In many places, poverty results not from unemployment but from underemployment - being forced to take a job that doesn't pay you enough to support yourself. Therefore whether you're a tubing cutter or a fast food clerk, the government of Canada has stepped in to make sure you're earning enough to get by. Under the employment standards act, there is a minimum wage that your employer is required to pay you, which helps to ensure self-sufficiency in the workforce.

Each province in Canada for example, has its own employment rates and issues, so they're responsible for setting their own minimum wage according to the constitution of Canada. Say, for example, you're just starting out in the field of dental advertising like FullContactMarketing.ca - you may find that your base salary in some provinces is higher than in others. This does not necessarily mean you will be able to put more money away in those provinces, because they will also tend to have higher costs of living. The federal government sets its own minimum wage for its employees.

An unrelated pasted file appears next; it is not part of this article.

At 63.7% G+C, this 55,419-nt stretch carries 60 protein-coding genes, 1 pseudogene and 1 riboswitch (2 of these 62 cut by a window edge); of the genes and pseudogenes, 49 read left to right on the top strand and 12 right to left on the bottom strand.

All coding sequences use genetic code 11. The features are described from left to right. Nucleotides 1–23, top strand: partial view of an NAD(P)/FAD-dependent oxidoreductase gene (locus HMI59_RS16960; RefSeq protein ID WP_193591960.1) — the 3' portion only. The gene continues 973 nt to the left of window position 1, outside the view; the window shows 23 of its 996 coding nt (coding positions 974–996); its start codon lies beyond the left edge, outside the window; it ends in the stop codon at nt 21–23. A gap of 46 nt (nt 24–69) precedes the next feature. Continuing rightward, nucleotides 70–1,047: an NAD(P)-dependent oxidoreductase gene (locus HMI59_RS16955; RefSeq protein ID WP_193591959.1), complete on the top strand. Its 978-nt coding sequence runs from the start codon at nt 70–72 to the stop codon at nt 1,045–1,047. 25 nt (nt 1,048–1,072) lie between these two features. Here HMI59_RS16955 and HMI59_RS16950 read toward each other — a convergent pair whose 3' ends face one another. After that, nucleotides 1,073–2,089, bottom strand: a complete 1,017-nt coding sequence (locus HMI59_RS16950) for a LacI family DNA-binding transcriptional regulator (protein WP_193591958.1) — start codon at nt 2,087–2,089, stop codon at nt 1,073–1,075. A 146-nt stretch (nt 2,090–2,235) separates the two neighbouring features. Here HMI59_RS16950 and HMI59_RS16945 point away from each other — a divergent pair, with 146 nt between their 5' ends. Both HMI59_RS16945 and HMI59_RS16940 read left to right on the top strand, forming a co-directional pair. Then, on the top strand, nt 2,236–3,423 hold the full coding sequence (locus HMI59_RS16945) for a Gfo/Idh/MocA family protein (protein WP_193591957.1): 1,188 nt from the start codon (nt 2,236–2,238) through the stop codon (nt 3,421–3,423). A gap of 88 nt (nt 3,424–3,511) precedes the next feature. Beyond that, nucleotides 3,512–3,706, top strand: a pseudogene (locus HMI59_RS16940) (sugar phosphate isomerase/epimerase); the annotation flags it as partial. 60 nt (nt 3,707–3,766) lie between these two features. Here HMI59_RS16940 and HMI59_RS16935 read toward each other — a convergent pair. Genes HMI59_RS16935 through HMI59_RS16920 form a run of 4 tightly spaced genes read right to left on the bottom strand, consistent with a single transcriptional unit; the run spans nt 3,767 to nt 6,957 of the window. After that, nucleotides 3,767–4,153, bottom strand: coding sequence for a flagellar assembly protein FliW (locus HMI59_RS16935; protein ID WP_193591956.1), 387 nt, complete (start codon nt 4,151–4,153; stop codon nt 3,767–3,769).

Nunavut has the highest minimum wage in Canada at last check. Ontario is just behind it. If you were working in Sudbury the least they could get away with paying you is $10.25 per hour. Newfoundland and Labrador has a minimum wage of $10.00, while Quebec and Nova Scotia sit at $9.65. Manitoba and New Brunswick are not far behind, with minimum wage levels of $9.50 per hour. New Brunswick is expected to upgrade to $10.00 per hour early in 2012.

Prince Edward Island has a minimum wage level of $9.30, though it will soon increase to $9.60 and later to $10.00. Sitting just above PEI on the wage scale is Alberta at $9.40, followed by Saskatchewan at $9.25. The Northwest Territories and the Yukon are allowed to pay EFL Canada employees $9.00 per hour, while British Columbia, the province with the highest cost of living, has the lowest minimum wage: just $8.75 per hour. It will increase by mid 2012 to $10.25.

Current minimum wages by Province - Click Here

Though the minimum wage gives you a ballpark estimate of how much you can expect to be paid, there are exceptions to every rule. Some provinces, for example, allow food servers to be paid lower wages in the expectation that their gratuities will make up for the rest. Other provinces have a special, lower minimum wage for workers with no experience or still in their teens.




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